The monologue ( gr μόνος Mónos "alone" and -log; Latin Soliloquium ) is a monologue as opposed to dialogue and is mainly used in drama use. It is not directed directly to a listener, but to an imaginary person. In fact, the audience is Addressee monologue. A special form of the monologue is the interior monologue in narrative prose.
The term also refers to a monologue speech, which is formulated as it is not addressed to a listener or interlocutor.
Often that's not the everyday self-talk is called, but the conscious use of the single phrases, in the arts, especially in theater and literature, along with gestures. There, the monologue is often used as audible or readable to carry thoughts and mental processes of a person to the outside and thus to make clear to viewers or readers.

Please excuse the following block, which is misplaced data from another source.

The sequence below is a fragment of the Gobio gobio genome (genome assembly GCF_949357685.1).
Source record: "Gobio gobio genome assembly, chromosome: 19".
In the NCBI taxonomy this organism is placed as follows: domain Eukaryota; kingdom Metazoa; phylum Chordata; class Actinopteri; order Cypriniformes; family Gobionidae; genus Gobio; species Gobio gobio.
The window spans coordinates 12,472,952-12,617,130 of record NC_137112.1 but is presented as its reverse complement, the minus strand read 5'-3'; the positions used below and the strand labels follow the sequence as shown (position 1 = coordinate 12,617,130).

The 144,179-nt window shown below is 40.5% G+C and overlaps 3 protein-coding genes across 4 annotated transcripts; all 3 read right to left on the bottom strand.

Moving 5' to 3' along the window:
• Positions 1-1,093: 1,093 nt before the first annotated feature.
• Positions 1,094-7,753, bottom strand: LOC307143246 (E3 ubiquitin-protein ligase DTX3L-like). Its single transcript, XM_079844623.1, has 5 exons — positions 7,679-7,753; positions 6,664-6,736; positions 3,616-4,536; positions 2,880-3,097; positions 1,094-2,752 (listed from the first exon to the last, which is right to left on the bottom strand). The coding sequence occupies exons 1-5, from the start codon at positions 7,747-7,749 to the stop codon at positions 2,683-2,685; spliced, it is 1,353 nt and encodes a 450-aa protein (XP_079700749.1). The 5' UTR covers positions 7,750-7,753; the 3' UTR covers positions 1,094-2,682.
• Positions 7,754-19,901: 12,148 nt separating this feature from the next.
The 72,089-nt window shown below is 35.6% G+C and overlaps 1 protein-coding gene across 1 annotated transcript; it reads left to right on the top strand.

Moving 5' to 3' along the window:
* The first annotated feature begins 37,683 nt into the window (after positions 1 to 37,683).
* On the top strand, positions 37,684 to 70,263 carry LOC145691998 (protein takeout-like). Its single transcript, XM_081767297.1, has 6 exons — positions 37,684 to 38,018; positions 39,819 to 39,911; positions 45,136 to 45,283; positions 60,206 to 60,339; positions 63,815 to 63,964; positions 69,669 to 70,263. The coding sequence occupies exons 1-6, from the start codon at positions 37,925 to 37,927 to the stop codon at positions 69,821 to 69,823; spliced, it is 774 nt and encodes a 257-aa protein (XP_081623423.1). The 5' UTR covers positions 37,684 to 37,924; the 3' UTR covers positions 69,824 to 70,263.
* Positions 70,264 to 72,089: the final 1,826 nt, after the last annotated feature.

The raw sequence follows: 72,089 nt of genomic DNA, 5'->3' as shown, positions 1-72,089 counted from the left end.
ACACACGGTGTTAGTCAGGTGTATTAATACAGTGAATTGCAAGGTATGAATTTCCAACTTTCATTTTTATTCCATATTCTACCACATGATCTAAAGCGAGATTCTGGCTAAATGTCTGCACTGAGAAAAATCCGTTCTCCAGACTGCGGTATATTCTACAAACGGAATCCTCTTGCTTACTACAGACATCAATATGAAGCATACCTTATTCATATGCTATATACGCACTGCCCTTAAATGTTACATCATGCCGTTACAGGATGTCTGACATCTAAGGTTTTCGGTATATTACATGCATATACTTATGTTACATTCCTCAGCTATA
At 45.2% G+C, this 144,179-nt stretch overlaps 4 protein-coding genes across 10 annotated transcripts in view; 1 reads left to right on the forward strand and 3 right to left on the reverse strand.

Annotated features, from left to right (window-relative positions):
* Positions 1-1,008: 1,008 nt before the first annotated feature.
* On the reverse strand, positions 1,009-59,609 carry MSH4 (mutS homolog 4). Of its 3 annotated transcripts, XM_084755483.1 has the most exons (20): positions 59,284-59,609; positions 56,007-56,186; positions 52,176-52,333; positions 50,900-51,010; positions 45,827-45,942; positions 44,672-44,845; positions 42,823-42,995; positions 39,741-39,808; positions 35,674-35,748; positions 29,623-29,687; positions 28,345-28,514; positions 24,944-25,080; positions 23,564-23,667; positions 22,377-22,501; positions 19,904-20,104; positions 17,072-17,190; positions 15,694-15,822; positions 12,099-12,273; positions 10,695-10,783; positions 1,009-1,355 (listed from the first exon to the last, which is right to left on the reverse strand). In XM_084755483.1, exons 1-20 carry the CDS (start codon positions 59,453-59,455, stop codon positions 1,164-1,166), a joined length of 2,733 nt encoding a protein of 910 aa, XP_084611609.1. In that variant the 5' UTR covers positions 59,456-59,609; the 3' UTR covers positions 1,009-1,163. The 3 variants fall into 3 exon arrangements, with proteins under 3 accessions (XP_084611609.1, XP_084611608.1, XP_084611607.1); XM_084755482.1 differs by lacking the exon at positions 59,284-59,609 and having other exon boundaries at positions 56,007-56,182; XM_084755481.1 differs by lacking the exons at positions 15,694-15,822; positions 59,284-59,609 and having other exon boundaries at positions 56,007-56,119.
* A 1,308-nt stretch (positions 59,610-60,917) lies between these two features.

In many plays, monologues form a dramatic climax or designate a turning point of the plot. A well-known example is the Hamlet soliloquy from Shakespeare.
Literary works that have appeared under the title monologue or monologue form
- Meditations, Marcus Aurelius
- Soliloqiuen, Augustine
- Monologues, Friedrich Schleiermacher
- Gittes monologue by Højholt
- Macedonia, Werner Hammerschick
- Siberia, Felix Mitterer
- The double bass play in the form of a monologue by Patrick Süskind
- Monologue of a narrative affected by Rolf Bongs
Famous monologues of world literature
- "To be or not to be, that is the question " soliloquy of Hamlet in Hamlet, Prince of Denmark by William Shakespeare
- Monologue Doctor Faust in Faust. A tragedy by Johann Wolfgang von Goethe:
" Have now, alas! Philosophy, Jurisprudence, Medicine, and unfortunately quite theology studied with ardor keen!. As I stand now, poor fool! No wiser than I was before; Hot Master, even Doctor too, and I've nearly up to the toes year and down, across and bent my students by the nose - and I see that we can know nothing! It burns my heart ... "